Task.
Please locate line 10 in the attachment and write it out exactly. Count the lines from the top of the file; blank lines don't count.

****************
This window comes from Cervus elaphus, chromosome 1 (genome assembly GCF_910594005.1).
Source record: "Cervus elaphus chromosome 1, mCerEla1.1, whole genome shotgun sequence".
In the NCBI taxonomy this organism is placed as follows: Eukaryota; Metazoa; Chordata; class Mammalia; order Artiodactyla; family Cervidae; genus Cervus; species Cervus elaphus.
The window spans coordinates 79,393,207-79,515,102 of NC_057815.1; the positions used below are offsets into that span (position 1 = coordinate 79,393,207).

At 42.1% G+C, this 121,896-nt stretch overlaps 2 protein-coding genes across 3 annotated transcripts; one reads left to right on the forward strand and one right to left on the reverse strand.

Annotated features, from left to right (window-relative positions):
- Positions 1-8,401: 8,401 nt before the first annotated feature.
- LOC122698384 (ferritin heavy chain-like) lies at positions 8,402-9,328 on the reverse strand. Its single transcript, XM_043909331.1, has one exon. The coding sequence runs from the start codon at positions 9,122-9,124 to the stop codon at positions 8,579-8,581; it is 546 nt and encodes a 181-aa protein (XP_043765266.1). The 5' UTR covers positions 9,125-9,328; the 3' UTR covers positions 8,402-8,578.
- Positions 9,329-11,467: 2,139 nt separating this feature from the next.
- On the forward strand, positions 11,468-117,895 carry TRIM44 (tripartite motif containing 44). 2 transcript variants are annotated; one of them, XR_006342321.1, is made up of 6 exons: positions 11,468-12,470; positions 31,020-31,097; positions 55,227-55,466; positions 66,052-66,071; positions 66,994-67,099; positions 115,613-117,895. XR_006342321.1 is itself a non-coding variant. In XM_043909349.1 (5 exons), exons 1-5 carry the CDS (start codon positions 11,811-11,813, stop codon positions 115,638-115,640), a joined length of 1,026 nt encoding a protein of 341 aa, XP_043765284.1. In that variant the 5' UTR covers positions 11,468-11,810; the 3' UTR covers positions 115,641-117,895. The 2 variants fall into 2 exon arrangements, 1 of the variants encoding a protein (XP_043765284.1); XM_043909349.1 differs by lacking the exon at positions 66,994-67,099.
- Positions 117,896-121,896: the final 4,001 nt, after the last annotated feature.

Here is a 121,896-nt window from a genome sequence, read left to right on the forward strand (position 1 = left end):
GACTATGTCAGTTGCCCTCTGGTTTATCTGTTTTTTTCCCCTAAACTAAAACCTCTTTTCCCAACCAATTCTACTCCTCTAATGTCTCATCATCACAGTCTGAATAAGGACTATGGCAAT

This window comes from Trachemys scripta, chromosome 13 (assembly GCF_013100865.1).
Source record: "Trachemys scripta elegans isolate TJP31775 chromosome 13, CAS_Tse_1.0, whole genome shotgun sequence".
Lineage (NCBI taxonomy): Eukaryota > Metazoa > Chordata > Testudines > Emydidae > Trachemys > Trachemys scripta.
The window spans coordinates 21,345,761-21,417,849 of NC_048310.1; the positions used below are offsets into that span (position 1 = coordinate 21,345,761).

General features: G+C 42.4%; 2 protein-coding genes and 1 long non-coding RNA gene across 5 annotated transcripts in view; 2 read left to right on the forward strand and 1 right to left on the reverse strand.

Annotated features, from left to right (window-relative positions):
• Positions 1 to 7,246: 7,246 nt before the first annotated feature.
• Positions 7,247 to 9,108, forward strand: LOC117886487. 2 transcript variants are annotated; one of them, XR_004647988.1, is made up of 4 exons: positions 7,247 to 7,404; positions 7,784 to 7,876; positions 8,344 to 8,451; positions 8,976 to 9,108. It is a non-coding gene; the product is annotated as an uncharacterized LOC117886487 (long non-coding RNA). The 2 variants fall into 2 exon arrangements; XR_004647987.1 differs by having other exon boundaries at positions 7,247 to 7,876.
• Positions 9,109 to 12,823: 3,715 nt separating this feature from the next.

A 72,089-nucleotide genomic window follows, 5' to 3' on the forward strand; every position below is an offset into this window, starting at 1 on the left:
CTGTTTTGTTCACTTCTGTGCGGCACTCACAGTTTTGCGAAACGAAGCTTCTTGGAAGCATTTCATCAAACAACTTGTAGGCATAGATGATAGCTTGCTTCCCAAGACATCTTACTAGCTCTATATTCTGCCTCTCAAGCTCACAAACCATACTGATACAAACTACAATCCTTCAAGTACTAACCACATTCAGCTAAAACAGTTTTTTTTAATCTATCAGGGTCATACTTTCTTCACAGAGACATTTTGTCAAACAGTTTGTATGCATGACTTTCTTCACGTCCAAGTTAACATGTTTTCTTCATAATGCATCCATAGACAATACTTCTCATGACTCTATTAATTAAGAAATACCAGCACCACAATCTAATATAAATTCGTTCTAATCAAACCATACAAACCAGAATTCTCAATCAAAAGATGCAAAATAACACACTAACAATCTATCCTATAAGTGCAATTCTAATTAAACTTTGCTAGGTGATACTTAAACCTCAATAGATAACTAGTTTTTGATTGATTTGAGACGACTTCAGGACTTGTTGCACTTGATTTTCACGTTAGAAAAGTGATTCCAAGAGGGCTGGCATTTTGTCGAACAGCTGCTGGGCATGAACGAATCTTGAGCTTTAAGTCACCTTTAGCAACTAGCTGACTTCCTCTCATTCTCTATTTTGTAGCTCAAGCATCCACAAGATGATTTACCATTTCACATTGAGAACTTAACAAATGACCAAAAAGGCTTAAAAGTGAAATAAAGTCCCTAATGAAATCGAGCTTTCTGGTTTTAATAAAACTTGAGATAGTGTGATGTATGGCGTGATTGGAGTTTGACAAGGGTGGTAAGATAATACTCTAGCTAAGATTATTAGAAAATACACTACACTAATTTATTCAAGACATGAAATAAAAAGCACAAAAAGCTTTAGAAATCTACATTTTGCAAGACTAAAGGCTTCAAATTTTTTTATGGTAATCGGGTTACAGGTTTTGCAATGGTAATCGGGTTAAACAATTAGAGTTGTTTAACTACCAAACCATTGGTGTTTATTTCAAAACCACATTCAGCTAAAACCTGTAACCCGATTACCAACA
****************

- On the forward strand, positions 11,468-117,895 carry TRIM44 (tripartite motif containing 44). 2 transcript variants are annotated; one of them, XR_006342321.1, is made up of 6 exons: positions 11,468-12,470; positions 31,020-31,097; positions 55,227-55,466; positions 66,052-66,071; positions 66,994-67,099; positions 115,613-117,895. XR_006342321.1 is itself a non-coding variant. In XM_043909349.1 (5 exons), exons 1-5 carry the CDS (start codon positions 11,811-11,813, stop codon positions 115,638-115,640), a joined length of 1,026 nt encoding a protein of 341 aa, XP_043765284.1. In that variant the 5' UTR covers positions 11,468-11,810; the 3' UTR covers positions 115,641-117,895. The 2 variants fall into 2 exon arrangements, 1 of the variants encoding a protein (XP_043765284.1); XM_043909349.1 differs by lacking the exon at positions 66,994-67,099.